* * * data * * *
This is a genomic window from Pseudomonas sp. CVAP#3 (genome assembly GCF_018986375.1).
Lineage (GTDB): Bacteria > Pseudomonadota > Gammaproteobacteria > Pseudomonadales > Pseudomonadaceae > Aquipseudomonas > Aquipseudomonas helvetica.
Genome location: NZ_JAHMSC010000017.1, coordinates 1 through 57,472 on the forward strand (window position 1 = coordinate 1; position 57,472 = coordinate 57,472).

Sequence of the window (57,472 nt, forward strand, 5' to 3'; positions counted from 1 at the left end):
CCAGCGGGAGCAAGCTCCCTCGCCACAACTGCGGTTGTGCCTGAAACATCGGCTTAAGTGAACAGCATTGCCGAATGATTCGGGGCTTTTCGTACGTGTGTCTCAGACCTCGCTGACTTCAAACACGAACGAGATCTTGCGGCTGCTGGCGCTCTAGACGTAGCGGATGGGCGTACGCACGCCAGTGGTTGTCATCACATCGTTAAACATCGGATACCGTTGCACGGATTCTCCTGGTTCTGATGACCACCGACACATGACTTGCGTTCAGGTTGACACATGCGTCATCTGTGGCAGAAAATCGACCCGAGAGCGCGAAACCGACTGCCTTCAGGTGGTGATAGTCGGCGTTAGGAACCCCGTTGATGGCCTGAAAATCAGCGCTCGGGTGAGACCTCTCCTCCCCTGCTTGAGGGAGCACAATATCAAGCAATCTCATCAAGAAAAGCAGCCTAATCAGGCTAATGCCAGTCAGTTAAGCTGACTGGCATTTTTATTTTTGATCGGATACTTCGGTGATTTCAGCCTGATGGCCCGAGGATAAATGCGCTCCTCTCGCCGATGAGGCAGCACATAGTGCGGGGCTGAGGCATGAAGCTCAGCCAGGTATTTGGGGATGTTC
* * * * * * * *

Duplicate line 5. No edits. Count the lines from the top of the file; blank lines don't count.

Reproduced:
CCAGCGGGAGCAAGCTCCCTCGCCACAACTGCGGTTGTGCCTGAAACATCGGCTTAAGTGAACAGCATTGCCGAATGATTCGGGGCTTTTCGTACGTGTGTCTCAGACCTCGCTGACTTCAAACACGAACGAGATCTTGCGGCTGCTGGCGCTCTAGACGTAGCGGATGGGCGTACGCACGCCAGTGGTTGTCATCACATCGTTAAACATCGGATACCGTTGCACGGATTCTCCTGGTTCTGATGACCACCGACACATGACTTGCGTTCAGGTTGACACATGCGTCATCTGTGGCAGAAAATCGACCCGAGAGCGCGAAACCGACTGCCTTCAGGTGGTGATAGTCGGCGTTAGGAACCCCGTTGATGGCCTGAAAATCAGCGCTCGGGTGAGACCTCTCCTCCCCTGCTTGAGGGAGCACAATATCAAGCAATCTCATCAAGAAAAGCAGCCTAATCAGGCTAATGCCAGTCAGTTAAGCTGACTGGCATTTTTATTTTTGATCGGATACTTCGGTGATTTCAGCCTGATGGCCCGAGGATAAATGCGCTCCTCTCGCCGATGAGGCAGCACATAGTGCGGGGCTGAGGCATGAAGCTCAGCCAGGTATTTGGGGATGTTC